Elmore Leonard

Three-Ten to Yuma and Other Stories

Cavalry Boots

ON THE MORNING of May the tenth, 1870, four troops of cavalry, out of Fort Bowie and at full strength, met a hundred-odd Mimbreno Apaches under Chee about a mile east of what used to be Helena. Cavalry met Apache on open, flat terrain--which happened seldom enough--and they cut the Indians to ribbons. Only Chee and a handful of his warriors escaped.

On the official record the engagement is listed as the Battle of Dos Cabezas. But strictly speaking the title is misleading, for the twin peaks of Dos Cabezas were only a landmark to the south. The engagement broke the back of an Apache uprising, but that is not the important point. The Reservation at San Carlos is mute testimony that all uprisings did fail.

No, the importance of the Dos Cabezas action is in how it happened to come about; and the record is not complete on that score--though there is a statement in the record meant to explain how cavalry was able to meet guerrilla Apache away from his mountain stronghold. And there is mention of the unnatural glow in the night sky that attracted both cavalry and Apache. But still, the record is incomplete.

Stoneman himself, Brigadier General, Department of Arizona, was at Bowie at the time. That is why much of the credit for the engagement's success is given to him. However, the next week at Camp Grant, Stoneman made awards connected with the action. The Third United States Dragoons received a unit citation. A Lieutenant R. A. Gander was cited for bravery; it being consolation for a shattered left leg. One other award was made. And therein lies the strange story of the Dos Cabezas affair.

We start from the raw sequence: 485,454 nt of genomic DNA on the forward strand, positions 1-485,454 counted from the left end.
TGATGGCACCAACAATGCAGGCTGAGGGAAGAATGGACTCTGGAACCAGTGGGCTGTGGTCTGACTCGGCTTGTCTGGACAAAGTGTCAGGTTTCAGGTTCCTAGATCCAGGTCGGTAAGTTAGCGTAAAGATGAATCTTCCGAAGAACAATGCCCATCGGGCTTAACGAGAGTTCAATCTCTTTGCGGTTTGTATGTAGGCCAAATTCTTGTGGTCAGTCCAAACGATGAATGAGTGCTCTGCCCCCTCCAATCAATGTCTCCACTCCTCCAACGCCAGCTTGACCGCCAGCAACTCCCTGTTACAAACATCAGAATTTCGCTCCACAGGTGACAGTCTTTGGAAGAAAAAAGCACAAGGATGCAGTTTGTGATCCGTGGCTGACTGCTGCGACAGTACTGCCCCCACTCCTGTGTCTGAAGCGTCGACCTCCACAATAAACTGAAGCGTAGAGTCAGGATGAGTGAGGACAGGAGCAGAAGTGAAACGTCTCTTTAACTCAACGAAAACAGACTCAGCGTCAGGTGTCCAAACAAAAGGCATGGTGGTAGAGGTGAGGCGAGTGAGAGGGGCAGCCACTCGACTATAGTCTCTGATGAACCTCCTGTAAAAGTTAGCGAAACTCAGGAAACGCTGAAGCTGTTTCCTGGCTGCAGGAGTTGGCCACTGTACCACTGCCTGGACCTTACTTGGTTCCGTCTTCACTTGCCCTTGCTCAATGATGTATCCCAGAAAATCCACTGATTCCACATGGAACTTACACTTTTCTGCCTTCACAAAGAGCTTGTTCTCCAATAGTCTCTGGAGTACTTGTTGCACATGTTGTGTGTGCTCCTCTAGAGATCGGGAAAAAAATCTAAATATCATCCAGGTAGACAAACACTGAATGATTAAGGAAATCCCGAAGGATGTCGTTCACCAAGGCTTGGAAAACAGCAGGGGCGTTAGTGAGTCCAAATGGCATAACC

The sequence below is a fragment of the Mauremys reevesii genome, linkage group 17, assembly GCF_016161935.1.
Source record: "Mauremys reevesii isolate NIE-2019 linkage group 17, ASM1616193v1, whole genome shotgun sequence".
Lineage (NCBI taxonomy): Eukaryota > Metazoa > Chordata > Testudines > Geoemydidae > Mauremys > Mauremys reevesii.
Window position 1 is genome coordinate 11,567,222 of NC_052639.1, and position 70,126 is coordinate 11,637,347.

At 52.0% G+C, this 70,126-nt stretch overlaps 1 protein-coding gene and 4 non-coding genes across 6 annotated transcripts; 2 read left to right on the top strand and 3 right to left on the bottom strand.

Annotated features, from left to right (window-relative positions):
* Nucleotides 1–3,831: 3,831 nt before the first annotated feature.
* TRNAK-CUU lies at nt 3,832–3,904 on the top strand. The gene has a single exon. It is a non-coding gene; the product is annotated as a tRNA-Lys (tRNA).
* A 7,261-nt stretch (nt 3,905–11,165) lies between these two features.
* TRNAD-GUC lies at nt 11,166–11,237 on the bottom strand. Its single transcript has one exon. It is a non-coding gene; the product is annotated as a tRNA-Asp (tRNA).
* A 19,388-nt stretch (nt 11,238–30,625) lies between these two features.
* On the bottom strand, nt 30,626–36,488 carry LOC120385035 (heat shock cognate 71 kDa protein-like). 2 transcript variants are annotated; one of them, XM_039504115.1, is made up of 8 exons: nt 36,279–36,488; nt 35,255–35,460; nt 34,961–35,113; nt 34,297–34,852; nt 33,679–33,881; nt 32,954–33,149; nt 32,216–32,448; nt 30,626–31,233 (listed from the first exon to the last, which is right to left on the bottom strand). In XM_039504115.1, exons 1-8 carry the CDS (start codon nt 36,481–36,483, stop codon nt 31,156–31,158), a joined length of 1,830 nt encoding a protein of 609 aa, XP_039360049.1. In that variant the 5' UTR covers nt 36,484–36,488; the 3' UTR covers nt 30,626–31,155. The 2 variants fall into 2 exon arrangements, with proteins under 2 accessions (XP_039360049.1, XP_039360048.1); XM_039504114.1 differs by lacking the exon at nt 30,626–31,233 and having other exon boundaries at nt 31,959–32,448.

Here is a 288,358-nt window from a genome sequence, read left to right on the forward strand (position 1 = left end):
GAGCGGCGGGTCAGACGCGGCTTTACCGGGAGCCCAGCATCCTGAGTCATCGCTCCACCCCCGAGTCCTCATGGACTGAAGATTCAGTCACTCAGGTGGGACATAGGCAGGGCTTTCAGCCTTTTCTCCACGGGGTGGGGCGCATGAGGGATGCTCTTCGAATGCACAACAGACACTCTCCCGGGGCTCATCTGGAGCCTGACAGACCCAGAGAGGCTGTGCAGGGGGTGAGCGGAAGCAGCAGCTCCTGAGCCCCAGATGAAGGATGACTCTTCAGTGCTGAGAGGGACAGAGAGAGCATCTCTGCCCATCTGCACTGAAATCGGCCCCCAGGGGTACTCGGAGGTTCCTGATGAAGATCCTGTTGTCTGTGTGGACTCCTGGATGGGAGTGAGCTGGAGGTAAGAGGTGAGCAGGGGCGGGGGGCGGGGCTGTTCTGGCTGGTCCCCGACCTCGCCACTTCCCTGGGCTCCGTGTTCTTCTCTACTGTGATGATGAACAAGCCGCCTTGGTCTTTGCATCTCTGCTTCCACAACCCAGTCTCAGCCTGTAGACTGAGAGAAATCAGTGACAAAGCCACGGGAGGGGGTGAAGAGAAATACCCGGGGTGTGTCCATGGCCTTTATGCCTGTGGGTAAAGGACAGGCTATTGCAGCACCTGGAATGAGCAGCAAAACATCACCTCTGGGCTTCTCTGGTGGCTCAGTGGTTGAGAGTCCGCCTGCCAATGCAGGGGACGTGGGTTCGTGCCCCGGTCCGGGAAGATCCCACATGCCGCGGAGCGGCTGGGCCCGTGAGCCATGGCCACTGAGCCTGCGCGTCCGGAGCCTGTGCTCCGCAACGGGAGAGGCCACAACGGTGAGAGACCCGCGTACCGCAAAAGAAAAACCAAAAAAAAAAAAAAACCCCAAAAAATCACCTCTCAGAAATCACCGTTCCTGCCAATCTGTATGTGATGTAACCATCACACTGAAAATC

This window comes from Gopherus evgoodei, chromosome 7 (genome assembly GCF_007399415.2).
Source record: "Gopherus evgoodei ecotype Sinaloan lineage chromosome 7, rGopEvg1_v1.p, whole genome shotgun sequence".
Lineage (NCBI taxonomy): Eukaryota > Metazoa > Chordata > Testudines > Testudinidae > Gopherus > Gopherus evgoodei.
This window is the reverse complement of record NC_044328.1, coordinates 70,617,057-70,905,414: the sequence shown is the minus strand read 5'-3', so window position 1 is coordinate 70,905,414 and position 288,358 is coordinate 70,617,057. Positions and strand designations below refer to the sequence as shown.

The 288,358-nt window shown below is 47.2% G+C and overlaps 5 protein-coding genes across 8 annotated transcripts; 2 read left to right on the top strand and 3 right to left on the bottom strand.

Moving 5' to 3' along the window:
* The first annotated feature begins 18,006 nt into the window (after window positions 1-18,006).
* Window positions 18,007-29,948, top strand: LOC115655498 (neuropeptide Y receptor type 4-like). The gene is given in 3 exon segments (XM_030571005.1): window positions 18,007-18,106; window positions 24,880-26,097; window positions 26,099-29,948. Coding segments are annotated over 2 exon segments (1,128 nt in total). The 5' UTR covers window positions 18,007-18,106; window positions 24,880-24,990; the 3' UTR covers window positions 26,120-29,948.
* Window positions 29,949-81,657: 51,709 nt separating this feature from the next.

This is how it happened.

* * *

ALWAYS, IT IS preceded by quiet.

The silence creeps over the gray gloom that is the desert at night and even the natural night sounds are not there. Off, far off, against the blackness of a mountainside there appears the orange-red smear of a bonfire. From a distance it is a flickering point of light, cold and alone. And then--


It is a scream down the length of the barracks adobe.

Through the window, Kujava sees the thin slash of red in the blackness to the east and he pulls his boots on mechanically, grimly.

Then he is First Sergeant Kujava, swinging through the barracks with a booming voice and a leather gauntlet slashing at sleeping feet. Kujava knows men. He asks them if they want to be late to die and he does it with a roar of a laugh so they cannot refuse. With the recruits, it is effective. They leap up and yell and laugh with an eagerness that means they are new to frontier station.

And it shows they do not know the Apache.

Others remain motionless, but with eyes open, seeing the desert and the dust-covered mesquite and the alkali and the screaming whiteness of the sun all combined in a shimmering, oppressing haze that sears the eyeballs of a white man until a knot tightens around his forehead. That, and salt sweat and the gagging nitrogen smell of the animals beneath them. Stillness, and never an Apache in sight. These are the ones who have been in as long as Kujava.

On Bud Nagle, the dawn rousing had a bewildering effect. He sat bolt upright on his cot and saw the first sergeant running down the narrow aisle, but what the sergeant was calling made no sense to him. He frowned and rubbed his eyes at the commotion, then fell back slowly on his cot and remained motionless. But he did not see the desert. There was a cobblestone street with store fronts and restaurants, and it was east of the Mississippi.

By the end of his first month Bud Nagle had known he was not a cavalryman. He knew he was not a soldier of any kind, but after seven months, it was too late to do anything about it, and even the office door in Milwaukee that bore the legend L. V. Nagle, Attorney, could not prevail against it. Enlistments do not dissolve, even if the recruit realizes he is out of place; and especially were they not dissolving that spring of 1870 when Apacheria, from the Dragoons to the San Andres, was vibrating with the beat of hundreds of war drums. The Apaches were up and Cochise would not be stopped.